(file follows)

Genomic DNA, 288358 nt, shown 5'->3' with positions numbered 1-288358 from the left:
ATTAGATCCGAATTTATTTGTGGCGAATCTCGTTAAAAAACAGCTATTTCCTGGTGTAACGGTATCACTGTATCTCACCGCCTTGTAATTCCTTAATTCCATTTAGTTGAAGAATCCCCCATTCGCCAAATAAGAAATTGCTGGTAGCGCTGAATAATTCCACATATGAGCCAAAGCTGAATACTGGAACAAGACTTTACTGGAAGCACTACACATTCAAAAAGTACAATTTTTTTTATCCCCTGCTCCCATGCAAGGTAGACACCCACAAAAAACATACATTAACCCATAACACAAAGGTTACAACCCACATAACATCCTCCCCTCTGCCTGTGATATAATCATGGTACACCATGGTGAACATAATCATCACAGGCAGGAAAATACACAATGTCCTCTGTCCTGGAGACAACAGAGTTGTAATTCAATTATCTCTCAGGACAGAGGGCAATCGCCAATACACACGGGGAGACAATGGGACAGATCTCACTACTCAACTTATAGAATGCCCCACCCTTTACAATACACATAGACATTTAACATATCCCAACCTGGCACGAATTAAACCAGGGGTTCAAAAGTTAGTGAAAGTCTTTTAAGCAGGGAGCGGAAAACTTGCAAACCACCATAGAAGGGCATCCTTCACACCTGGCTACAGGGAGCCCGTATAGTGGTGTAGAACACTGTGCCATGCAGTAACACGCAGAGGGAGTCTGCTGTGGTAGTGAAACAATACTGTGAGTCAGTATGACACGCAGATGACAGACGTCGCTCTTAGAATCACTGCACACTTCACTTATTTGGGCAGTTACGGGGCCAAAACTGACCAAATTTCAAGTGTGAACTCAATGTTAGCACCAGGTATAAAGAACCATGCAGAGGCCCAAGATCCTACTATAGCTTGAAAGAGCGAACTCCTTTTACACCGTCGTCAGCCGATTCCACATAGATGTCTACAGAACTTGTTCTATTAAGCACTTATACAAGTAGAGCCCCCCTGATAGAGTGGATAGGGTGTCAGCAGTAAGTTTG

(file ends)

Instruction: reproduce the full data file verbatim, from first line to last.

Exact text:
Genomic DNA, 288358 nt, shown 5'->3' with positions numbered 1-288358 from the left:
ATTAGATCCGAATTTATTTGTGGCGAATCTCGTTAAAAAACAGCTATTTCCTGGTGTAACGGTATCACTGTATCTCACCGCCTTGTAATTCCTTAATTCCATTTAGTTGAAGAATCCCCCATTCGCCAAATAAGAAATTGCTGGTAGCGCTGAATAATTCCACATATGAGCCAAAGCTGAATACTGGAACAAGACTTTACTGGAAGCACTACACATTCAAAAAGTACAATTTTTTTTATCCCCTGCTCCCATGCAAGGTAGACACCCACAAAAAACATACATTAACCCATAACACAAAGGTTACAACCCACATAACATCCTCCCCTCTGCCTGTGATATAATCATGGTACACCATGGTGAACATAATCATCACAGGCAGGAAAATACACAATGTCCTCTGTCCTGGAGACAACAGAGTTGTAATTCAATTATCTCTCAGGACAGAGGGCAATCGCCAATACACACGGGGAGACAATGGGACAGATCTCACTACTCAACTTATAGAATGCCCCACCCTTTACAATACACATAGACATTTAACATATCCCAACCTGGCACGAATTAAACCAGGGGTTCAAAAGTTAGTGAAAGTCTTTTAAGCAGGGAGCGGAAAACTTGCAAACCACCATAGAAGGGCATCCTTCACACCTGGCTACAGGGAGCCCGTATAGTGGTGTAGAACACTGTGCCATGCAGTAACACGCAGAGGGAGTCTGCTGTGGTAGTGAAACAATACTGTGAGTCAGTATGACACGCAGATGACAGACGTCGCTCTTAGAATCACTGCACACTTCACTTATTTGGGCAGTTACGGGGCCAAAACTGACCAAATTTCAAGTGTGAACTCAATGTTAGCACCAGGTATAAAGAACCATGCAGAGGCCCAAGATCCTACTATAGCTTGAAAGAGCGAACTCCTTTTACACCGTCGTCAGCCGATTCCACATAGATGTCTACAGAACTTGTTCTATTAAGCACTTATACAAGTAGAGCCCCCCTGATAGAGTGGATAGGGTGTCAGCAGTAAGTTTG